Published: 10:50, 26 March 2020
| Updated: 10:52, 26 March 2020
Controversial plans to give a busy high street a £630,000 facelift have been put on hold, it has been revealed.
Canterbury City Council wants to transform St George's Street, Canterbury, into a leafy boulevard with an avenue of trees, new paving, and a performance space.
But critics of the scheme claim the authority is attempting to sanitise the popular shopping thoroughfare as one of the casualties of the development would be the twice-weekly market.
However, in the wake of the growing coronavirus pandemic, the city council has put the project on ice.
A spokesman said: "The St George's Street consultation is currently ongoing and was due to close on Sunday, April 19.
"However, as the situation with coronavirus is changing daily, and many of the people who would have liked to respond will now be unable to, we have decided to postpone it from March 29.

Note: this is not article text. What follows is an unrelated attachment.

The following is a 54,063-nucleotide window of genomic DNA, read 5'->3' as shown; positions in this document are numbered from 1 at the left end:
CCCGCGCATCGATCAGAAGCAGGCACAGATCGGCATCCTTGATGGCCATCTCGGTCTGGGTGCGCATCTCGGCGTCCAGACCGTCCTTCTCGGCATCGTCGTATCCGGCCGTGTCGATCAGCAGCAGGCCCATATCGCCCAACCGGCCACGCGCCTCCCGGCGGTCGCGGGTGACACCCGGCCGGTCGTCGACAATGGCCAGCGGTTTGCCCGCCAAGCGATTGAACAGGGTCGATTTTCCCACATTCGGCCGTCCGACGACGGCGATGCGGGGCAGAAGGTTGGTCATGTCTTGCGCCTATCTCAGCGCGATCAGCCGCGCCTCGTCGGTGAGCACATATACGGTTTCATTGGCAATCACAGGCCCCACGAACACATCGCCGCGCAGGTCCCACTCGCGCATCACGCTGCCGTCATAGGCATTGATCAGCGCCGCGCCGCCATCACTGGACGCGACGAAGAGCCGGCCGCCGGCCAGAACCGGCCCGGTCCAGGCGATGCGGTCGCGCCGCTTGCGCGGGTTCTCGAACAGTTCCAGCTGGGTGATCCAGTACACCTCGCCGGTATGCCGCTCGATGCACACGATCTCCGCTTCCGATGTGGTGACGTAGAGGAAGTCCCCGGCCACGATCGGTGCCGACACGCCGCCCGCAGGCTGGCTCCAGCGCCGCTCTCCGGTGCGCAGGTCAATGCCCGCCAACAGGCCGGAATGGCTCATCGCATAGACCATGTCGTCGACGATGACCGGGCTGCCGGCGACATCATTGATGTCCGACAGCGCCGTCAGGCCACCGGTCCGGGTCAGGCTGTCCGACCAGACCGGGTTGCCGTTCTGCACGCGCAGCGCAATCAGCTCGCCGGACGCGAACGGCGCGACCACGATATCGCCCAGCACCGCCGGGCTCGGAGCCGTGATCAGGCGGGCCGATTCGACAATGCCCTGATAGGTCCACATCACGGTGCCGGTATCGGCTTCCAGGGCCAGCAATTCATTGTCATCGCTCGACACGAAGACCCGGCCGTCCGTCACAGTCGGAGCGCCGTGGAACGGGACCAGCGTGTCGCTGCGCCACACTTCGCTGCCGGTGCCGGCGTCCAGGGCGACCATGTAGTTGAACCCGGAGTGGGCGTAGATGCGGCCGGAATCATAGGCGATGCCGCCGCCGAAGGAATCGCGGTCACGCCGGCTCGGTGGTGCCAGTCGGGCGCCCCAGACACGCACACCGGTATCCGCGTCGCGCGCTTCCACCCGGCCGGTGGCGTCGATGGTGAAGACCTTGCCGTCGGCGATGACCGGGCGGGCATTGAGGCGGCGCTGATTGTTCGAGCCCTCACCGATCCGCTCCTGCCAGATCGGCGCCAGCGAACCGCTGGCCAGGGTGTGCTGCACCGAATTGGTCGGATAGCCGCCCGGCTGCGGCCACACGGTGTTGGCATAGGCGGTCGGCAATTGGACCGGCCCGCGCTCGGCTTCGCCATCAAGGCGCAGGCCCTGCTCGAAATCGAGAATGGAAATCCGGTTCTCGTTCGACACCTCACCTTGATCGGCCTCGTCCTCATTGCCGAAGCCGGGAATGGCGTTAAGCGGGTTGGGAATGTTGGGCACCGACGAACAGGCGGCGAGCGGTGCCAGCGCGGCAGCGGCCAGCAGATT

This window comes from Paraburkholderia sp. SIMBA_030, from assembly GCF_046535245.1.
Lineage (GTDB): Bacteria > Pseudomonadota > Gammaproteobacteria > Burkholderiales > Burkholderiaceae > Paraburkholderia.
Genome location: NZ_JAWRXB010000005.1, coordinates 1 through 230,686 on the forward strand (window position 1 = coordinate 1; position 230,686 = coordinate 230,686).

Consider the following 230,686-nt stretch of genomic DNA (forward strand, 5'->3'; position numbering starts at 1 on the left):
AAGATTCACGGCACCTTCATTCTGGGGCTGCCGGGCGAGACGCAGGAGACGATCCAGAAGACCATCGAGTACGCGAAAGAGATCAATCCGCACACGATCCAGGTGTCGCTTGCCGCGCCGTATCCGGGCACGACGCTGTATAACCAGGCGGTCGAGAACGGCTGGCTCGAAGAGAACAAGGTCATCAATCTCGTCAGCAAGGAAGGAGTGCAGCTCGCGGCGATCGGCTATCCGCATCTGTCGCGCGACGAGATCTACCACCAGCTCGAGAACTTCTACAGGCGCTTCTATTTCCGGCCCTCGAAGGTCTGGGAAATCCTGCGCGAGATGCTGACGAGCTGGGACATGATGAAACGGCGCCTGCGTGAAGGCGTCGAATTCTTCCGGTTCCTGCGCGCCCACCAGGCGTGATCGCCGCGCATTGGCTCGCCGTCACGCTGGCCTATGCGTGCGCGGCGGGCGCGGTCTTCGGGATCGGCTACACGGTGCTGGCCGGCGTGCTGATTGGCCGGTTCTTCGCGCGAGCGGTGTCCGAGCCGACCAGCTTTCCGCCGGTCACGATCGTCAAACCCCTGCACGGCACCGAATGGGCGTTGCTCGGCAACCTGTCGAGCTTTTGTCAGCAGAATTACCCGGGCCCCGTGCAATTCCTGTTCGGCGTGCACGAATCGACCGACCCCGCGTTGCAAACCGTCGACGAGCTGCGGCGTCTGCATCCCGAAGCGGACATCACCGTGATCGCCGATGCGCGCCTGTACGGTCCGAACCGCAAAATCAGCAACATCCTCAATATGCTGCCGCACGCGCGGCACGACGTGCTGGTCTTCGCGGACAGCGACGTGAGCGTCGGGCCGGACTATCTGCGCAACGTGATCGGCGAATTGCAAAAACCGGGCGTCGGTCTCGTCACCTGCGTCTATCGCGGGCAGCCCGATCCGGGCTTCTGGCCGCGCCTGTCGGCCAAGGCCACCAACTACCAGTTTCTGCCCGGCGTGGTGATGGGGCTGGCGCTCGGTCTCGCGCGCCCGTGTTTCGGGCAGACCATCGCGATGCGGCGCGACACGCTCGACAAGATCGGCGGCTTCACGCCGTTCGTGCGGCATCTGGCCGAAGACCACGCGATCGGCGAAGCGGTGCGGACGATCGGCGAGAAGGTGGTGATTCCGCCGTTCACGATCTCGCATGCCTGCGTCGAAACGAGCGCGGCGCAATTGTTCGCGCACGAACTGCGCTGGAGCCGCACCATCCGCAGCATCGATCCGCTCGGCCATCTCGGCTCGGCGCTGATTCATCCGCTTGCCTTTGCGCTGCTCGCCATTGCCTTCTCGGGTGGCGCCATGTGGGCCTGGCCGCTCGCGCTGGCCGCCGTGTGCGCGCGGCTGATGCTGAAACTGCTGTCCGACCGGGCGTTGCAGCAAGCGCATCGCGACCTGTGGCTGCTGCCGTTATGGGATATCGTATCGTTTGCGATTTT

"We will let you know when the consultation will start again, and how long for.
"Thank you for your understanding during this period of unprecedented events."
The consultation was launched by the local authority towards the end of last month.
A petition to save the market quickly attracted thousands of signatures, as well as the support of Canterbury MP Rosie Duffield and the Labour group on the city council.
Its leader, Alan Baldock, previously told KentOnline: "Canterbury's market has been part of our city centre for a very long time.
"But will this generation of market traders be the last, sacrificed by Canterbury City Council as the collateral damage needed to enable their proposed gentrification of public space?
"The refurbishment must be the catalyst that drives a holistic change, not sanitise what residents and visitors see, nor to end up becoming nothing more than a tacky, extended shop front to big business."
No new alternative locations for the market have been put forward, although stallholders currently have permission to operate in Iron Bar Lane and Burgate Lane - streets they claim are unsuitable.
The city council has previously said that managers at neighbouring Whitefriars fear the market is putting off new businesses moving into the authority-owned shopping centre.
More by this authorJack Dyson